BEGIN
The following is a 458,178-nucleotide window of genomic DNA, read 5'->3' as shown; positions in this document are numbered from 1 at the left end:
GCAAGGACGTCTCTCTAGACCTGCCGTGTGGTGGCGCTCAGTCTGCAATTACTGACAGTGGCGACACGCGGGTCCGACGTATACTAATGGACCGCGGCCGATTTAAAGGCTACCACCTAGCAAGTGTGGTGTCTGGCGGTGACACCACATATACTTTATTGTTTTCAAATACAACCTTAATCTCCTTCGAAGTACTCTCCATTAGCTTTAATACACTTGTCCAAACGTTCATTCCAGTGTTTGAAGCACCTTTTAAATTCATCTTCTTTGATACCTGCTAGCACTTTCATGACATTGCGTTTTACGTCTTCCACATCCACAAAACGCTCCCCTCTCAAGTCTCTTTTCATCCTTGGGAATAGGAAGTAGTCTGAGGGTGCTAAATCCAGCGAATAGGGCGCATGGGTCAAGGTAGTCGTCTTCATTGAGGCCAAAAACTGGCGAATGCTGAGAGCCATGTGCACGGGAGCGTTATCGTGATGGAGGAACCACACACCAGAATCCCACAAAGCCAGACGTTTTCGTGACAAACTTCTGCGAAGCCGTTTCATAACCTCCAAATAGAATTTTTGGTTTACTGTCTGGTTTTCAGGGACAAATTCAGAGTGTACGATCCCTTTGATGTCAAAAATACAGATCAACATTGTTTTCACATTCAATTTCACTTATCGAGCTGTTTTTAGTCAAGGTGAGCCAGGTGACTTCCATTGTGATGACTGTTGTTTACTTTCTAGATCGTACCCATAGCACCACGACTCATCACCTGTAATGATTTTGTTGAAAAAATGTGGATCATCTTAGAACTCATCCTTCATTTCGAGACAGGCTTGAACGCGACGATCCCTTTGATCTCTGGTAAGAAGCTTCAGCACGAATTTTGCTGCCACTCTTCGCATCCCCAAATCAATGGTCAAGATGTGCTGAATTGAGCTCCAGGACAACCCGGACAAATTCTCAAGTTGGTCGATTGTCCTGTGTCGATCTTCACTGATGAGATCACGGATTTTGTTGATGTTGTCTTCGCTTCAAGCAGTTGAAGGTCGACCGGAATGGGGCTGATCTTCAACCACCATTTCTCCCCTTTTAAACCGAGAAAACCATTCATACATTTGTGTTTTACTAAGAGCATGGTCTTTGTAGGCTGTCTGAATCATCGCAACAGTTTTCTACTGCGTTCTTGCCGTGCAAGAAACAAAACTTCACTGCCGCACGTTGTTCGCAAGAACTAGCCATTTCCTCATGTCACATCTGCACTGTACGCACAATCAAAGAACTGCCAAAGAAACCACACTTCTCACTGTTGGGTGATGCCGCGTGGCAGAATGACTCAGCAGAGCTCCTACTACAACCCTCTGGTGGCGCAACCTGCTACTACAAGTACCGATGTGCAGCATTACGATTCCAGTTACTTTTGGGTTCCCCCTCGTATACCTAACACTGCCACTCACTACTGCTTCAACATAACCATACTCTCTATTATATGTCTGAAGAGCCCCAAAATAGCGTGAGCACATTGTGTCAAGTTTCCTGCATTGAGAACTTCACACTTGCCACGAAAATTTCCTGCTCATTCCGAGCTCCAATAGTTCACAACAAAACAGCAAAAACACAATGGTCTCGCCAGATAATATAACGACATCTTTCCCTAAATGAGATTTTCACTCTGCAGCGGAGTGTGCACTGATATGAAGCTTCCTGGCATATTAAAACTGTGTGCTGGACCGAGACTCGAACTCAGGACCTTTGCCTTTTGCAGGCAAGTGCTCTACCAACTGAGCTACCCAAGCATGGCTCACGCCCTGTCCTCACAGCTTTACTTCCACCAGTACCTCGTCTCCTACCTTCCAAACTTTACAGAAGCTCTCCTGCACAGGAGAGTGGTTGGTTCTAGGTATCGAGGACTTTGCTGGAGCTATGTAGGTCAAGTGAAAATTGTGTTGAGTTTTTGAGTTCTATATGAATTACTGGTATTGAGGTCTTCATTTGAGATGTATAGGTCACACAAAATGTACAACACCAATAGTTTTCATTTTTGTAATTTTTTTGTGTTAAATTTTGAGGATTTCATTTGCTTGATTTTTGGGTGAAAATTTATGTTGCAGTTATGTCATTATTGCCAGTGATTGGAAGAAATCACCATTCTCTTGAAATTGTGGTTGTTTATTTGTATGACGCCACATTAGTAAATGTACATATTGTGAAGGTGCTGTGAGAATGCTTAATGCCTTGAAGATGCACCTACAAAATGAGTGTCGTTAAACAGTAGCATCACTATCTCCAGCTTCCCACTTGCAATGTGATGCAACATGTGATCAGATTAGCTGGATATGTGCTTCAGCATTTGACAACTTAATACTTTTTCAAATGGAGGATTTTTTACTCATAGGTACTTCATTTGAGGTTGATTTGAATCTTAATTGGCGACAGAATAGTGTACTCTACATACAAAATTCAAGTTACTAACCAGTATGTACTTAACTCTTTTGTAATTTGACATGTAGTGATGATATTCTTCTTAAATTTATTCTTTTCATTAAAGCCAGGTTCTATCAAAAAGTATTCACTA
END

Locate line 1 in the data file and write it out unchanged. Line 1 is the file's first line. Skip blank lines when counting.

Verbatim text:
The following is a 458,178-nucleotide window of genomic DNA, read 5'->3' as shown; positions in this document are numbered from 1 at the left end: